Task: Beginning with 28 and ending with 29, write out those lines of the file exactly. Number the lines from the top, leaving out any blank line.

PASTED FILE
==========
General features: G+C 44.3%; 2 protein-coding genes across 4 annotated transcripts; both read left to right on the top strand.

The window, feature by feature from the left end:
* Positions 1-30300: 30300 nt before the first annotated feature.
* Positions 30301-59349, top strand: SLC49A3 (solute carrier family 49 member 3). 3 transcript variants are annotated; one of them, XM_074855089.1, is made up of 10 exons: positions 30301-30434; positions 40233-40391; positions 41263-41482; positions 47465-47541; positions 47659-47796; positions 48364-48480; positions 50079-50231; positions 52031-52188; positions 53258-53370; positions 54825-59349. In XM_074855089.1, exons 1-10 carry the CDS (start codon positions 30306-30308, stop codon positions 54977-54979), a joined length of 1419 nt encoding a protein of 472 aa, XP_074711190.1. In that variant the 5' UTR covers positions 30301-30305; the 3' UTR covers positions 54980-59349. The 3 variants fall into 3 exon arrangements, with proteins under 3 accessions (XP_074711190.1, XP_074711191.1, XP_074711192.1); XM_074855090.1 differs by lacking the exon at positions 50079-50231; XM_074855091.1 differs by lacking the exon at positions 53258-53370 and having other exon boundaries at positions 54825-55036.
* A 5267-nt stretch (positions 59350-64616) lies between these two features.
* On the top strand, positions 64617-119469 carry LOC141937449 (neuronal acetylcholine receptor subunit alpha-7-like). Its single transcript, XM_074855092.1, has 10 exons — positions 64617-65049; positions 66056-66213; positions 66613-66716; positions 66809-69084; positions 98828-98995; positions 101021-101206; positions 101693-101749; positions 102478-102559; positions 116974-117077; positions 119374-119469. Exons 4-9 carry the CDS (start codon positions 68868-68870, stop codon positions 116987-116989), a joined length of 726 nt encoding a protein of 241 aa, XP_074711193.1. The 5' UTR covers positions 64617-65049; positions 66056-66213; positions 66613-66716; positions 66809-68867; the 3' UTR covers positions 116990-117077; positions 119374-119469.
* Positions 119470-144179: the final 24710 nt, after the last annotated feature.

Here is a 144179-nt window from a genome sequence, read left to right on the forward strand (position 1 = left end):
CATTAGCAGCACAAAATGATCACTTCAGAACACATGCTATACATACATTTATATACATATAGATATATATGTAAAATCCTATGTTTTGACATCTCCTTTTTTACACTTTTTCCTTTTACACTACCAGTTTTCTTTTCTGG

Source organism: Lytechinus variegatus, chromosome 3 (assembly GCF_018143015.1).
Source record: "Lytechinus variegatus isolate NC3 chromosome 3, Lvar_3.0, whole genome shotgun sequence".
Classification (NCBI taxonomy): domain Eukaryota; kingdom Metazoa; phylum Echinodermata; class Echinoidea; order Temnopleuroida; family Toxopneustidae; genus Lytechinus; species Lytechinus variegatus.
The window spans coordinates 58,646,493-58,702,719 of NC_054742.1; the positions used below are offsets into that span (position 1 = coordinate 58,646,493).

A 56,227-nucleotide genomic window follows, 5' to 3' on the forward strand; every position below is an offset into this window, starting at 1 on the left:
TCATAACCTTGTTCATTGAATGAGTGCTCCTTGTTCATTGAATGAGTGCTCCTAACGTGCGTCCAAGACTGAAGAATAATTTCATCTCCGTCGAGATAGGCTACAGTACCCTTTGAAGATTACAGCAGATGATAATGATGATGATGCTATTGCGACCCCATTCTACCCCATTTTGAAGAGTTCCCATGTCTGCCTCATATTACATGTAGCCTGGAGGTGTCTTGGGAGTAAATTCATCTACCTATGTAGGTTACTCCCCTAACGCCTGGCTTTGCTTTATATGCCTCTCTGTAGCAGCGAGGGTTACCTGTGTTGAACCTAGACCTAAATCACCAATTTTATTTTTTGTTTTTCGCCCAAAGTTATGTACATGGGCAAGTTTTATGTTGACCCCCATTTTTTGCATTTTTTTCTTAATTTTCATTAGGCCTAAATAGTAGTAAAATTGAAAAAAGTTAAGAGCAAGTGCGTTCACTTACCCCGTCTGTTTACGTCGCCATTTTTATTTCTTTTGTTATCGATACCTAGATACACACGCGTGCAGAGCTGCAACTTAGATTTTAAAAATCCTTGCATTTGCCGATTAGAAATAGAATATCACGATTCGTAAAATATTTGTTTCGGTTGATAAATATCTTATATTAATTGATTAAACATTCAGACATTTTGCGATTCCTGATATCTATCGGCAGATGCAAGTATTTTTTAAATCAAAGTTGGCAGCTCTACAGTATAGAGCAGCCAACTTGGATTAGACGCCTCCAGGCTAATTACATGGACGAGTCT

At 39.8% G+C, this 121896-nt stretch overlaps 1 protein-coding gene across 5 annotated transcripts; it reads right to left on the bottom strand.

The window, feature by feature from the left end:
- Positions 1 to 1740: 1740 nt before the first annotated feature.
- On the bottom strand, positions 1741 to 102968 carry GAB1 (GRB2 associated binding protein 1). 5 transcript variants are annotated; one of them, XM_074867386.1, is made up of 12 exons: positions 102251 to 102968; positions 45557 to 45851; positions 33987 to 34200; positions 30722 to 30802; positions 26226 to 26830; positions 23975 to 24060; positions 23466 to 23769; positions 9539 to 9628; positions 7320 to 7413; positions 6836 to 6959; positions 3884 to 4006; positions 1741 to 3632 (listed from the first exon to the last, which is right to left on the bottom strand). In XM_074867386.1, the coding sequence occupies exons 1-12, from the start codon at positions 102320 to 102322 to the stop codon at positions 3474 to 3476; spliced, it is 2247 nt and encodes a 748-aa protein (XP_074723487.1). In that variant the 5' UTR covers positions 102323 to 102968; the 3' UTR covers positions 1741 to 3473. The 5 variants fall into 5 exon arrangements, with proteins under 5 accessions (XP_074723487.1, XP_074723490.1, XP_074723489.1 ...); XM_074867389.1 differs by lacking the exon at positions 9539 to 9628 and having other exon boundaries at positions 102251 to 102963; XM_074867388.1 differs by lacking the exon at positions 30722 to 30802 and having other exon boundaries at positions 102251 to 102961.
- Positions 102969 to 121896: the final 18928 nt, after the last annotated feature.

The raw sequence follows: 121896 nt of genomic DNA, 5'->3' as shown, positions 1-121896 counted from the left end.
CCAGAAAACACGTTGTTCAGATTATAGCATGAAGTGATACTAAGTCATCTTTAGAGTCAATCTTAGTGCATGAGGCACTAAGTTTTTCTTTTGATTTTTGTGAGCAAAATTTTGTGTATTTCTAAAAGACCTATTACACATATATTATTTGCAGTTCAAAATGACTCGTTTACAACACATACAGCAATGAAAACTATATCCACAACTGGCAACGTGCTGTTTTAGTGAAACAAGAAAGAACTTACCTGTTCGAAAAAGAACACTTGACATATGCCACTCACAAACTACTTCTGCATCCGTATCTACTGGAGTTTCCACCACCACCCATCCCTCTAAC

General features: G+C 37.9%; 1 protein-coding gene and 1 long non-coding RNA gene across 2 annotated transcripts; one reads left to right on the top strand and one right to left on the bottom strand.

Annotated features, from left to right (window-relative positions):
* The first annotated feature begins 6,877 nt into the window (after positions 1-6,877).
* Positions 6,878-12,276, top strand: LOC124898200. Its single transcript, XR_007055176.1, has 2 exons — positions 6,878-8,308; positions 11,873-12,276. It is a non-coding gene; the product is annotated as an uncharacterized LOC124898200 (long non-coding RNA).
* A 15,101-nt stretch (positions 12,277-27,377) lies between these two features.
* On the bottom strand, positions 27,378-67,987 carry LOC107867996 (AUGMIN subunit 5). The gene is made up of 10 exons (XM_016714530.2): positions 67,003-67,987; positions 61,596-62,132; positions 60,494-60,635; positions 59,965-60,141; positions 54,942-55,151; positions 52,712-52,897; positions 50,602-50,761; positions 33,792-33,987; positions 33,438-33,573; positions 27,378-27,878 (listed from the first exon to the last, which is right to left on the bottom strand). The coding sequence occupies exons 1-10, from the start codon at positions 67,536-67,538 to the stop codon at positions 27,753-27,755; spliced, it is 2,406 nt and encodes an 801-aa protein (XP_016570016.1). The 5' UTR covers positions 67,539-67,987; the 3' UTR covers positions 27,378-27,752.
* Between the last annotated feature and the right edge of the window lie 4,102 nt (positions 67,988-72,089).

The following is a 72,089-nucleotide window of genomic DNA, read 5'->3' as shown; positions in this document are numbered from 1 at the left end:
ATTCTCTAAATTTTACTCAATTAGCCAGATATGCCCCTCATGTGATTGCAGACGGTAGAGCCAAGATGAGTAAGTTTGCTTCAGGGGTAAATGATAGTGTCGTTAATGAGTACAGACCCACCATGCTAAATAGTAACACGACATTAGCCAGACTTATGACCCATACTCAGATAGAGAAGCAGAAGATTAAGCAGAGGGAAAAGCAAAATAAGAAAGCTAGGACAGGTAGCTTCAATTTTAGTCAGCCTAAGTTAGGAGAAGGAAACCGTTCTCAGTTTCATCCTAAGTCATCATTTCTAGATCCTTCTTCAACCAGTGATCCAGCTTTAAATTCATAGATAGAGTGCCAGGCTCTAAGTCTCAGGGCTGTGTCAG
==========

* On the bottom strand, positions 27,378-67,987 carry LOC107867996 (AUGMIN subunit 5). The gene is made up of 10 exons (XM_016714530.2): positions 67,003-67,987; positions 61,596-62,132; positions 60,494-60,635; positions 59,965-60,141; positions 54,942-55,151; positions 52,712-52,897; positions 50,602-50,761; positions 33,792-33,987; positions 33,438-33,573; positions 27,378-27,878 (listed from the first exon to the last, which is right to left on the bottom strand). The coding sequence occupies exons 1-10, from the start codon at positions 67,536-67,538 to the stop codon at positions 27,753-27,755; spliced, it is 2,406 nt and encodes an 801-aa protein (XP_016570016.1). The 5' UTR covers positions 67,539-67,987; the 3' UTR covers positions 27,378-27,752.
* Between the last annotated feature and the right edge of the window lie 4,102 nt (positions 67,988-72,089).